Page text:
Five years after the NALSA judgement, how have courts and government bodies fared in complying with the right to self-identify? This piece presents an analysis of cases in the High Courts which have dealt with self-identification of gender in employment, inclusion in the police force, and identification changes in educational certificates.
The Counsel argued that the Preamble to the COTPA indicates the intention to enact a comprehensive law to prohibit the advertising of tobacco products and does not contemplate any prohibition on the sale of tobacco products.
The Karnataka High Court passed an Interim Order directing the State to fill up of vacancies in consumer forums in Karnataka.
Police asked to help her, she suspects she was a child trafficking’s victim Chaya…
Karnataka HC recognises the adoptee’s right to know the identity of their birth mother.
Earlier this year, Chief Justice Vikramajit Sen and Justice B.V. Nagarathna suo moto initiated a public interest…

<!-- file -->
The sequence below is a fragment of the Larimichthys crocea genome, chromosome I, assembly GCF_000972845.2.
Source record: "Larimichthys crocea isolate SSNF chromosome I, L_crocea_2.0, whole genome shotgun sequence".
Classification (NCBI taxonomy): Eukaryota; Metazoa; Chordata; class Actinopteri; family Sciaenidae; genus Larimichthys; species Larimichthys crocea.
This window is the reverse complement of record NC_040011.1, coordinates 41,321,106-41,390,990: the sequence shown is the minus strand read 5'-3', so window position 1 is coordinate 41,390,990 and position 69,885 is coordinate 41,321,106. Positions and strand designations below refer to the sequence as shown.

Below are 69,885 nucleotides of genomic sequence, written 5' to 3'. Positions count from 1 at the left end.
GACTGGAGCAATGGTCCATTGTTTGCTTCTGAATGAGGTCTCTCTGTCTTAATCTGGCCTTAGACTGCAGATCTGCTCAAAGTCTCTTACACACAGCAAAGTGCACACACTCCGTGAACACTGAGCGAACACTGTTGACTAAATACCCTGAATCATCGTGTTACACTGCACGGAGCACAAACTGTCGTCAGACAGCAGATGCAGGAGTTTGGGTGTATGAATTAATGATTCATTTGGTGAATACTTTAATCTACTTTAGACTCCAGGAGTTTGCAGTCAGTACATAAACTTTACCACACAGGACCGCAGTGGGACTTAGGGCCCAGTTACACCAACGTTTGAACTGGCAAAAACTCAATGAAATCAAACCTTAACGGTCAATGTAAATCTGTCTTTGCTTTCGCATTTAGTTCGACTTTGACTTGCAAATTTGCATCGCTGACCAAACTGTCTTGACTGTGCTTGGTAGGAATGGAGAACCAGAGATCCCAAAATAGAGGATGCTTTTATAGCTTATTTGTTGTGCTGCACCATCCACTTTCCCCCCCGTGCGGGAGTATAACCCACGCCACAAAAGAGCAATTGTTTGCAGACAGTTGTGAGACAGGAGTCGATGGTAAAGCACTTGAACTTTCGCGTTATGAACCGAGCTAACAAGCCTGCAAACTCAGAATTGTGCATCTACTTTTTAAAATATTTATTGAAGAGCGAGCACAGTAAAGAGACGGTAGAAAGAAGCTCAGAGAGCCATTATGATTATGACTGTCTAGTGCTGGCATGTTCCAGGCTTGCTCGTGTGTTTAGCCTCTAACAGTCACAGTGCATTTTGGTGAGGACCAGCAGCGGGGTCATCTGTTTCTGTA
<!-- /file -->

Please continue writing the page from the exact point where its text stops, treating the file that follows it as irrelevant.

Once again, the High Court of Karnataka stood up for and protected the employment rights of the blind and persons with low vision. A Division Bench consisting of Chief Justice Kehar and Justice Ashok B. Hinchgiri recently heard several petitions filed by Akhila Karnataka Andha Shikshakarugala Sangha AKAS and National Federation of the Blind (NFB) challenging Karnataka Government Notifications which excluded the blind and low vision persons from being selected for the post of primary school teachers. The series of petitions were allowed in terms of the previous Order of the High Court on 29 June 2007. This requires the Government to immediately select and appoint the blind and persons with low vision for teaching posts under the notifications.